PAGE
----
By Ron Lewis
If Charlie Edwards was looking for something to make him stand out, his bold new look may have done the trick. The 26-year-old makes the second defence of his WBC flyweight title against Julio Cesar Martinez on Saturday night and believes his new blond hair is a sign of his growing confidence.
To call Edwards’s hair blond is an understatement – it’s white. When he first walked into the gym with his new look there were a few comments, but he didn’t care.
“I wanted to do it for a long time, but I didn’t have the confidence because I always worried what people thought,” Edwards said. “Now I’m not arsed what others think, I’m just being me, I’m enjoying it and just expressing myself. I like it. I’m being me and being true to myself, rather than just trying to fit in.
“I’m not blond, I am mousy brown. But this is proper blond. It’s just something that I wanted to do. When I was very young, this used to be my natural colour hair. My features suit it, I’ve got blue eyes. I suppose it gets me out there a bit more. People see a drastic change and think I am having a quarter-life crisis. I feel comfortable with myself as a person.”
Edwards has been a world champion for eight months now, but it has only been recently that he started to really believe it.
“I’m 15 years deep into boxing,” he said. “From a young kid I have always dreamed of this moment. It was a few weeks after my last defence that it finally sunk in. It lifted me, made me go to another level. I have a duty and nobody is taking this title away from me. I’m in a real good place and I’m not going to let that momentum slip.”
The previous British boxer to hold the WBC flyweight title was another Charlie – Magri – in 1983. Like Edwards, Magri had setbacks before achieving his goal and Edwards believes they were needed to get to the next level.
“Setbacks are vital to have because they show your character and make you work twice as hard. It takes a strong character to get through those setback. It tests your belief and helps you find out what you really want in life. The people who really want it, it will make them grow stronger.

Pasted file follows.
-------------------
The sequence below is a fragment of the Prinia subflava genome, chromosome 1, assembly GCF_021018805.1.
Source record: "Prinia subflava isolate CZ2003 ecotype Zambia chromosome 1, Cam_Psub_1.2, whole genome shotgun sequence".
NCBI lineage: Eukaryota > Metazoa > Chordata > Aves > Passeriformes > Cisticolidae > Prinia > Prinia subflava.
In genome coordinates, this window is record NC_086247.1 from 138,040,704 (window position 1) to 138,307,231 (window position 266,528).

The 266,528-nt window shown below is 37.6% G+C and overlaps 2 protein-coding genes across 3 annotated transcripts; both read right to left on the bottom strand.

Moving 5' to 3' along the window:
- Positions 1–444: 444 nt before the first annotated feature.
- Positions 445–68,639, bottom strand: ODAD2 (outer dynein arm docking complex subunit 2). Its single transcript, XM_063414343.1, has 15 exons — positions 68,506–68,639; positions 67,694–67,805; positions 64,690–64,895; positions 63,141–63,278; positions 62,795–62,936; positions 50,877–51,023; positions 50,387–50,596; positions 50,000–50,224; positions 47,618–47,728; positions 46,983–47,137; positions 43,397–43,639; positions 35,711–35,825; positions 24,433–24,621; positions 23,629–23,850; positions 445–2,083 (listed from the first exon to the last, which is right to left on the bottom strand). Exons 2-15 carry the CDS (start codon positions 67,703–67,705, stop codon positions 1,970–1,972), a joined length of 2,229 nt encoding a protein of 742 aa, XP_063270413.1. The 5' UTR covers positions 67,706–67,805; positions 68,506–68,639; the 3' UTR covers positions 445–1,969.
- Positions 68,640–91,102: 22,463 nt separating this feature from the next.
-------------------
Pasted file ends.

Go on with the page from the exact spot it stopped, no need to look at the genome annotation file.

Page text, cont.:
“Charlie Magri is a great man and a great champion. A long time before I won the title he came down to my gym and I had a picture with his WBC belt. I am a big believer in the law of attraction. This has all been written for me. I posted that picture of me and him all those years ago saying I can’t wait to get my hands on my belt and I have got it.”
Martinez, from Mexico, became the WBC’s mandatory challenger after knocking out Andrew Selby in March. Edwards knows Selby well, having sparred hundreds of rounds when they were on the Great Britain squad together, but while many were shocked by Selby’s defeat, Edwards wasn’t.
“In this sport, especially the pro game, it’s a lifestyle,” Edwards said. “You have to live the life all the time and can’t be messing around outside the gym. You can’t have all the success in the amateurs and then go pro, think it’s easy and disrespect the sport.
“Martinez is a great fighter, my No 1 challenger was always going to be a great fighter. He can punch and this is his World Cup final. He is going to come and come and come and will probably want to be carried out of that ring.
“But that will bring out the best in me. I’ve been going to a whole new level with my trainer, Grant Smith. I believe this is going to be a scary punch perfect performance.”